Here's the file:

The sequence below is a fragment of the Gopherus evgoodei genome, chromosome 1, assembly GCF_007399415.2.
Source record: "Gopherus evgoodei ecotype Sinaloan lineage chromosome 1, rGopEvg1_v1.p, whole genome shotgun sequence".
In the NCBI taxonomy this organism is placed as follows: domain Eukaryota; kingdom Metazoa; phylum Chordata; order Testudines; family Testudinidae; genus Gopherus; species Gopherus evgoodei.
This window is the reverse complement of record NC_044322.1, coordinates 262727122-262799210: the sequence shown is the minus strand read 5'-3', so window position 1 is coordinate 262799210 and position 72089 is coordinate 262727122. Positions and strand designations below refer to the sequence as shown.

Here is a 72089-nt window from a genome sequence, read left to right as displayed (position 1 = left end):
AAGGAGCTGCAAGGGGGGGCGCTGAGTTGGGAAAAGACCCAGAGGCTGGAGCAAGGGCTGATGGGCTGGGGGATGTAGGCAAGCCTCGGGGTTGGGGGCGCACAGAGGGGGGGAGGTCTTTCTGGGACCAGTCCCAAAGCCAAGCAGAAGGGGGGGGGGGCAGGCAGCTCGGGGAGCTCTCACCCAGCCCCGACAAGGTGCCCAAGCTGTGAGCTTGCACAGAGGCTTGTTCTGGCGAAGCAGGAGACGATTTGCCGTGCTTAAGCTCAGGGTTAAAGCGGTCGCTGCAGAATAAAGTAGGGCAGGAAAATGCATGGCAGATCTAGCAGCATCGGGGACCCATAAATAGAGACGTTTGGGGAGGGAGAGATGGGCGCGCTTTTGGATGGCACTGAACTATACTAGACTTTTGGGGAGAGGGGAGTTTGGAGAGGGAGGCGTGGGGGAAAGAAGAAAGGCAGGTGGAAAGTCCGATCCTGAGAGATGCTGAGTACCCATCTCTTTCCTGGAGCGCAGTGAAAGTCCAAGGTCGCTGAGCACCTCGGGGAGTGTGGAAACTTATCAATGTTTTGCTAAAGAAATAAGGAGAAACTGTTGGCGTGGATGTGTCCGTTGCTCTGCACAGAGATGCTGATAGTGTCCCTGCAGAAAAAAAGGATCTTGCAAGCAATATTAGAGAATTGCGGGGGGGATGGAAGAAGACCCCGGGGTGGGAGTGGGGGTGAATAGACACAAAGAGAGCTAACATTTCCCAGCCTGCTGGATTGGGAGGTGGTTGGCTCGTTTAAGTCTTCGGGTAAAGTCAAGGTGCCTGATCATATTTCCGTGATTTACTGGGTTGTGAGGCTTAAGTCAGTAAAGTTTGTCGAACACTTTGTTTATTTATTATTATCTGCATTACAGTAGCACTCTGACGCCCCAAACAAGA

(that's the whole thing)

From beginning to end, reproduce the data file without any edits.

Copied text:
The sequence below is a fragment of the Gopherus evgoodei genome, chromosome 1, assembly GCF_007399415.2.
Source record: "Gopherus evgoodei ecotype Sinaloan lineage chromosome 1, rGopEvg1_v1.p, whole genome shotgun sequence".
In the NCBI taxonomy this organism is placed as follows: domain Eukaryota; kingdom Metazoa; phylum Chordata; order Testudines; family Testudinidae; genus Gopherus; species Gopherus evgoodei.
This window is the reverse complement of record NC_044322.1, coordinates 262727122-262799210: the sequence shown is the minus strand read 5'-3', so window position 1 is coordinate 262799210 and position 72089 is coordinate 262727122. Positions and strand designations below refer to the sequence as shown.

Here is a 72089-nt window from a genome sequence, read left to right as displayed (position 1 = left end):
AAGGAGCTGCAAGGGGGGGCGCTGAGTTGGGAAAAGACCCAGAGGCTGGAGCAAGGGCTGATGGGCTGGGGGATGTAGGCAAGCCTCGGGGTTGGGGGCGCACAGAGGGGGGGAGGTCTTTCTGGGACCAGTCCCAAAGCCAAGCAGAAGGGGGGGGGGGCAGGCAGCTCGGGGAGCTCTCACCCAGCCCCGACAAGGTGCCCAAGCTGTGAGCTTGCACAGAGGCTTGTTCTGGCGAAGCAGGAGACGATTTGCCGTGCTTAAGCTCAGGGTTAAAGCGGTCGCTGCAGAATAAAGTAGGGCAGGAAAATGCATGGCAGATCTAGCAGCATCGGGGACCCATAAATAGAGACGTTTGGGGAGGGAGAGATGGGCGCGCTTTTGGATGGCACTGAACTATACTAGACTTTTGGGGAGAGGGGAGTTTGGAGAGGGAGGCGTGGGGGAAAGAAGAAAGGCAGGTGGAAAGTCCGATCCTGAGAGATGCTGAGTACCCATCTCTTTCCTGGAGCGCAGTGAAAGTCCAAGGTCGCTGAGCACCTCGGGGAGTGTGGAAACTTATCAATGTTTTGCTAAAGAAATAAGGAGAAACTGTTGGCGTGGATGTGTCCGTTGCTCTGCACAGAGATGCTGATAGTGTCCCTGCAGAAAAAAAGGATCTTGCAAGCAATATTAGAGAATTGCGGGGGGGATGGAAGAAGACCCCGGGGTGGGAGTGGGGGTGAATAGACACAAAGAGAGCTAACATTTCCCAGCCTGCTGGATTGGGAGGTGGTTGGCTCGTTTAAGTCTTCGGGTAAAGTCAAGGTGCCTGATCATATTTCCGTGATTTACTGGGTTGTGAGGCTTAAGTCAGTAAAGTTTGTCGAACACTTTGTTTATTTATTATTATCTGCATTACAGTAGCACTCTGACGCCCCAAACAAGA